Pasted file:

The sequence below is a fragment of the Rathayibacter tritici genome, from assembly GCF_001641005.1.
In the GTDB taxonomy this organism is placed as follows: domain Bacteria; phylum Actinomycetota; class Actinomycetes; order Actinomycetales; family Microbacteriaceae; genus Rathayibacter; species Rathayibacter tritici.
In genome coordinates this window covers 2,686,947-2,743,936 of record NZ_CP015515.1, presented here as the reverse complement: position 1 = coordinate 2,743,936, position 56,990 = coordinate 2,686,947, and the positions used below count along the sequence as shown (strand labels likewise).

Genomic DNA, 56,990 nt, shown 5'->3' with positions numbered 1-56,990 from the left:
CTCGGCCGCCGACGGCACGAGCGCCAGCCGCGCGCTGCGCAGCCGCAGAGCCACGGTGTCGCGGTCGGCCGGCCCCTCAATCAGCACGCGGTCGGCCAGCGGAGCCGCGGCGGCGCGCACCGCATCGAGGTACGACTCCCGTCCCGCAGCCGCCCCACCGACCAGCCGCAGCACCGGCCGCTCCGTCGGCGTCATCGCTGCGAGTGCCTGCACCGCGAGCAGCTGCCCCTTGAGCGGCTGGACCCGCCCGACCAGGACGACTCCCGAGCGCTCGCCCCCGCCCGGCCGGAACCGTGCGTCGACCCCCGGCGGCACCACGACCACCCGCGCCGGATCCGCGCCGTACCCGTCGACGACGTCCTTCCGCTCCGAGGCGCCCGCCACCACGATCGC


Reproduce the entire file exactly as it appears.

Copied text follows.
The sequence below is a fragment of the Rathayibacter tritici genome, from assembly GCF_001641005.1.
In the GTDB taxonomy this organism is placed as follows: domain Bacteria; phylum Actinomycetota; class Actinomycetes; order Actinomycetales; family Microbacteriaceae; genus Rathayibacter; species Rathayibacter tritici.
In genome coordinates this window covers 2,686,947-2,743,936 of record NZ_CP015515.1, presented here as the reverse complement: position 1 = coordinate 2,743,936, position 56,990 = coordinate 2,686,947, and the positions used below count along the sequence as shown (strand labels likewise).

Genomic DNA, 56,990 nt, shown 5'->3' with positions numbered 1-56,990 from the left:
CTCGGCCGCCGACGGCACGAGCGCCAGCCGCGCGCTGCGCAGCCGCAGAGCCACGGTGTCGCGGTCGGCCGGCCCCTCAATCAGCACGCGGTCGGCCAGCGGAGCCGCGGCGGCGCGCACCGCATCGAGGTACGACTCCCGTCCCGCAGCCGCCCCACCGACCAGCCGCAGCACCGGCCGCTCCGTCGGCGTCATCGCTGCGAGTGCCTGCACCGCGAGCAGCTGCCCCTTGAGCGGCTGGACCCGCCCGACCAGGACGACTCCCGAGCGCTCGCCCCCGCCCGGCCGGAACCGTGCGTCGACCCCCGGCGGCACCACGACCACCCGCGCCGGATCCGCGCCGTACCCGTCGACGACGTCCTTCCGCTCCGAGGCGCCCGCCACCACGATCGC